theelf wrote on 2022-11-23, 10:08:
XP SP3 just modded to my taste, nothing special […]
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XP SP3 just modded to my taste, nothing special
I resedit a lot of resources, and restore some CPLs from NT4
For example I remove all 256 color icons, or 48pz variants, change the windows to look exactly or very similar like NT4
Some things i have no choise than programming my own executable, like the shutdown dialog, and hack explorer to use my shutdown instead the one in shell32
Wow, that's incredible! Good to know that some NT4 CPLs could be made usable on XP.
In my opinion Windows Vista is actually the feature-richest of all Windows versions. It retains a good amount of classic features like XP, plus has some interesting features from Ultimate Extras, especially Dreamscene. Unfortunately most of these features did not carry over to Win7.
Vista was indeed very resource taxing when it just came out, that it was painfully slow on my main PC at that time (a P4 3.0 with 512MB of RAM), so I was not really able to enjoy it while it was still mainstream and stayed on XP for a few more years until I got myself a much better PC capable enough for Vista and above.
With the system specs nowadays, most if not all those performance-related criticisms about Windows Vista no longer stand. I think Win7's requirements were mostly similar to that of Vista's, but it was not as negatively viewed as Vista because the average performance levels of the PCs at the time of Win7's release has improved well enough.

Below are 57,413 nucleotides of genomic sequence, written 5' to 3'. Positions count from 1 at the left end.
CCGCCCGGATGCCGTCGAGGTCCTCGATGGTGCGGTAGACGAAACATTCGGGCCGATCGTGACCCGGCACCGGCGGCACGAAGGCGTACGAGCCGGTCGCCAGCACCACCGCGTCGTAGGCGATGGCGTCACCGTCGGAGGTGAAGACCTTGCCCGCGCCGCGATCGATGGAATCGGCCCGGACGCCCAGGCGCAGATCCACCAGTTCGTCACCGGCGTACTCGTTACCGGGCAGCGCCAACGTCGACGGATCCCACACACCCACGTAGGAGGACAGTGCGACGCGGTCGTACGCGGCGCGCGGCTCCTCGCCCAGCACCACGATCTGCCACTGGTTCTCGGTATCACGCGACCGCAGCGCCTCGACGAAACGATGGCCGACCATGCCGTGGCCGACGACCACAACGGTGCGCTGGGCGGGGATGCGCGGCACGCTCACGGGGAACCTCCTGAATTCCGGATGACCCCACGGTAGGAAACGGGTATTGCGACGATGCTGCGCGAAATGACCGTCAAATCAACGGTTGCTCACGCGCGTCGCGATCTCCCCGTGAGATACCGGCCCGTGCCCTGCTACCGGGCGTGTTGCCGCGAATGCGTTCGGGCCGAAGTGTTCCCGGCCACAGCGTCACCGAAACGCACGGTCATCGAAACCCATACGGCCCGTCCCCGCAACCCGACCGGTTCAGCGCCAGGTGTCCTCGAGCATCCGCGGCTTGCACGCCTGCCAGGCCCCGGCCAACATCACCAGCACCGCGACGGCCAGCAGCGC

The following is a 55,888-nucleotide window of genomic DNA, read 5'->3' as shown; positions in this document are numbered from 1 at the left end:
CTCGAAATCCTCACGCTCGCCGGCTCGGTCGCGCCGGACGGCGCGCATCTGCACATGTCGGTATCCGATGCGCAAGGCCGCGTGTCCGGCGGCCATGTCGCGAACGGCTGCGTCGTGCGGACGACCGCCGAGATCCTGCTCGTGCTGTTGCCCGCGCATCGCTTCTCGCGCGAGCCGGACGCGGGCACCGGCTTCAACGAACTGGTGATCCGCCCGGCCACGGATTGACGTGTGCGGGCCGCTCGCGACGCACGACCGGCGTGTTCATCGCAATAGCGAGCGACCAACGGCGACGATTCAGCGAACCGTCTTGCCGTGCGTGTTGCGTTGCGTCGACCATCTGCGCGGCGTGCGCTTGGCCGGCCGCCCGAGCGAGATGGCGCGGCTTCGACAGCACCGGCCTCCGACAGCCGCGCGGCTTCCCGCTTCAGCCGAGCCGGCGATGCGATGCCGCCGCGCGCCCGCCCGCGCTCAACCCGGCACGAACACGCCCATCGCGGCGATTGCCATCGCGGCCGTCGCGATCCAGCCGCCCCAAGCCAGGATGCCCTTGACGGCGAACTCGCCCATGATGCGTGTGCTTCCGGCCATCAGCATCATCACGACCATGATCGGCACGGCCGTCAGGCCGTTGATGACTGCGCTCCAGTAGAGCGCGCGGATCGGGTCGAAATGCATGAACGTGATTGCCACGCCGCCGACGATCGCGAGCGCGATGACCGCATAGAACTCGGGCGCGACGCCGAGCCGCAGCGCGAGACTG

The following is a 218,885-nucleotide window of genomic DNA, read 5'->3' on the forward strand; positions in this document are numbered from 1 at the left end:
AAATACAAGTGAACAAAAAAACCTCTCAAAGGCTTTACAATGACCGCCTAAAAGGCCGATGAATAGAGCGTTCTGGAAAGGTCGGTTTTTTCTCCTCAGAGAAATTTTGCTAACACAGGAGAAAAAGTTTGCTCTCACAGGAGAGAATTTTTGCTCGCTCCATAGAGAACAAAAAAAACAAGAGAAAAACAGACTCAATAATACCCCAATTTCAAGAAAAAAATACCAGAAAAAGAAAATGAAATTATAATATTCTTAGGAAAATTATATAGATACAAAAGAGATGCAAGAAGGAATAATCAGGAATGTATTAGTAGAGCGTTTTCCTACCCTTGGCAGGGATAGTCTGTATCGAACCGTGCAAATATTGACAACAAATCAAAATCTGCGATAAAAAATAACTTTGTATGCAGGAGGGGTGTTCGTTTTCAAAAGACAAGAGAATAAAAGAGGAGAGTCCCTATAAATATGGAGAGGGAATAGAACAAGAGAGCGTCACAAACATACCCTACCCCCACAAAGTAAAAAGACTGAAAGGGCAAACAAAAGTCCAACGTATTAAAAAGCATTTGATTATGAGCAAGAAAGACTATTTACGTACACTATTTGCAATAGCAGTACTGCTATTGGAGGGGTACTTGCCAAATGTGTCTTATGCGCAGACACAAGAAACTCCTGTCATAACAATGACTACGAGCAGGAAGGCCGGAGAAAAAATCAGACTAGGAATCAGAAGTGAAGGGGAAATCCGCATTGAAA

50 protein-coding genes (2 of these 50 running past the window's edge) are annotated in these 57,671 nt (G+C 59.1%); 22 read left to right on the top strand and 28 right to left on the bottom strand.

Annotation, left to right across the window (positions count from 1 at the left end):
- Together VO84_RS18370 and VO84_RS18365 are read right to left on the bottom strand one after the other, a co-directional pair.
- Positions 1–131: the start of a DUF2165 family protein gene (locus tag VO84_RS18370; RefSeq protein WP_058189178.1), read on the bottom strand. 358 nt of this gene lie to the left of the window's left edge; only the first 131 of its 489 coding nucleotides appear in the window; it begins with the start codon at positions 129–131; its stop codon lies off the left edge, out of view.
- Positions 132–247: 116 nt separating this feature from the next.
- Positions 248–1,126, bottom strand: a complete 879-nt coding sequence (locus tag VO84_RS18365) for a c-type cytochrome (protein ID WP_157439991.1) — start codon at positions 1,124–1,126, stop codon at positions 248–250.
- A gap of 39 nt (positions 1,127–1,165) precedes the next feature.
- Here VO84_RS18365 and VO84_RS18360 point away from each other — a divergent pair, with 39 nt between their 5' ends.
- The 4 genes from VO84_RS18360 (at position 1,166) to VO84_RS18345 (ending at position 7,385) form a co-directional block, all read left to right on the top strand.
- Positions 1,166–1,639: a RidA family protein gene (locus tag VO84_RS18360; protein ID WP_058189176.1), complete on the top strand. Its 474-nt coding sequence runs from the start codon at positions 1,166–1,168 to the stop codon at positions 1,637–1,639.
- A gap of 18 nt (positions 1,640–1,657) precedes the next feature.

theelf wrote on 2022-11-22, 19:21:
If i will use Linux for main OS, i think i will feel confortable using fvwm2 with default CDE look. Last time i use linux, i remember was difficult to match the look of QT, gtk, motif, etc etc applications. Not easy, was a mess of UI. I dont know how much change that this last years
Actually there are a bunch of Xfce themes aimed at creating a near-perfect Windows-like experience, covering nearly all Windows versions.
Sadly Linux GUI is still a mess, considering you still need to separately configure appearances for Gtk2/3, Qt, and so on. Not to mention some utilities depend on core DE libraries that you literally have to bring in the entire DE in question in order to install them, bloating the system. On the other hand, Linux CLI software can be very powerful, that many workloads I used to rely on complicated GUI or web programs on Windows can now be trivially done with one-liners in terminals.
I switched to Linux mainly because of Win10. I did try the Win10 insider builds prior to its release, and the days before and after Win10's formal release were quite abysmal. A few builds prior to release there were some breaking changes in the audio stack that left my system in total silence for a few days, while hardware vendors were working on updated drivers to fix the issues, and after Win10's release, its trashy network stack (ndis.sys) at that time was causing huge, intermittent DPC spikes that literally brought the PC to a brief halt, with any audio being played screech like the moment the system was about to BSoD in earlier Windows versions. Even though most of these issues have been addressed as of now, I've already become familiar with Linux and no longer need Windows for most of my use cases anymore...